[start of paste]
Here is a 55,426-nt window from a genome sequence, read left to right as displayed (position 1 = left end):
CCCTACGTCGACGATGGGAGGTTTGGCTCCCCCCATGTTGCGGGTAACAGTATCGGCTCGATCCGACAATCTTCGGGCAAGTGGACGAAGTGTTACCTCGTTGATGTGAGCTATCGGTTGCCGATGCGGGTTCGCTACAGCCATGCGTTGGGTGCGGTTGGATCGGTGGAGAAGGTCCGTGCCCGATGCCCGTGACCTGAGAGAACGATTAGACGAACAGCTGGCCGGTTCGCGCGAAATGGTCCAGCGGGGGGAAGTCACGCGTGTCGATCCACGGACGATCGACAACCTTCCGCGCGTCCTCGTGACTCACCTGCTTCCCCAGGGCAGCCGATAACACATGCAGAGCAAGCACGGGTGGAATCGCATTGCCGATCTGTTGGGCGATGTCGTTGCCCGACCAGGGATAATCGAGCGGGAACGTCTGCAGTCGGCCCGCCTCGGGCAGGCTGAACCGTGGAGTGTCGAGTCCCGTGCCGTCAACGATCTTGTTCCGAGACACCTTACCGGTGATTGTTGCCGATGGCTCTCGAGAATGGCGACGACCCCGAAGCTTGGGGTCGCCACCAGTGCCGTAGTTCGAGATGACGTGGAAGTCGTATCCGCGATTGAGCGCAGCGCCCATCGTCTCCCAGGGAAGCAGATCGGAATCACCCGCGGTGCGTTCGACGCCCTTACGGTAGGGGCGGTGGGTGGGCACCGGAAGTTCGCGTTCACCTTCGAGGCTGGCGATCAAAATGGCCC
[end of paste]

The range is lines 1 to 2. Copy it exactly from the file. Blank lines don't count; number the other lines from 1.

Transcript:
Here is a 55,426-nt window from a genome sequence, read left to right as displayed (position 1 = left end):
CCCTACGTCGACGATGGGAGGTTTGGCTCCCCCCATGTTGCGGGTAACAGTATCGGCTCGATCCGACAATCTTCGGGCAAGTGGACGAAGTGTTACCTCGTTGATGTGAGCTATCGGTTGCCGATGCGGGTTCGCTACAGCCATGCGTTGGGTGCGGTTGGATCGGTGGAGAAGGTCCGTGCCCGATGCCCGTGACCTGAGAGAACGATTAGACGAACAGCTGGCCGGTTCGCGCGAAATGGTCCAGCGGGGGGAAGTCACGCGTGTCGATCCACGGACGATCGACAACCTTCCGCGCGTCCTCGTGACTCACCTGCTTCCCCAGGGCAGCCGATAACACATGCAGAGCAAGCACGGGTGGAATCGCATTGCCGATCTGTTGGGCGATGTCGTTGCCCGACCAGGGATAATCGAGCGGGAACGTCTGCAGTCGGCCCGCCTCGGGCAGGCTGAACCGTGGAGTGTCGAGTCCCGTGCCGTCAACGATCTTGTTCCGAGACACCTTACCGGTGATTGTTGCCGATGGCTCTCGAGAATGGCGACGACCCCGAAGCTTGGGGTCGCCACCAGTGCCGTAGTTCGAGATGACGTGGAAGTCGTATCCGCGATTGAGCGCAGCGCCCATCGTCTCCCAGGGAAGCAGATCGGAATCACCCGCGGTGCGTTCGACGCCCTTACGGTAGGGGCGGTGGGTGGGCACCGGAAGTTCGCGTTCACCTTCGAGGCTGGCGATCAAAATGGCCC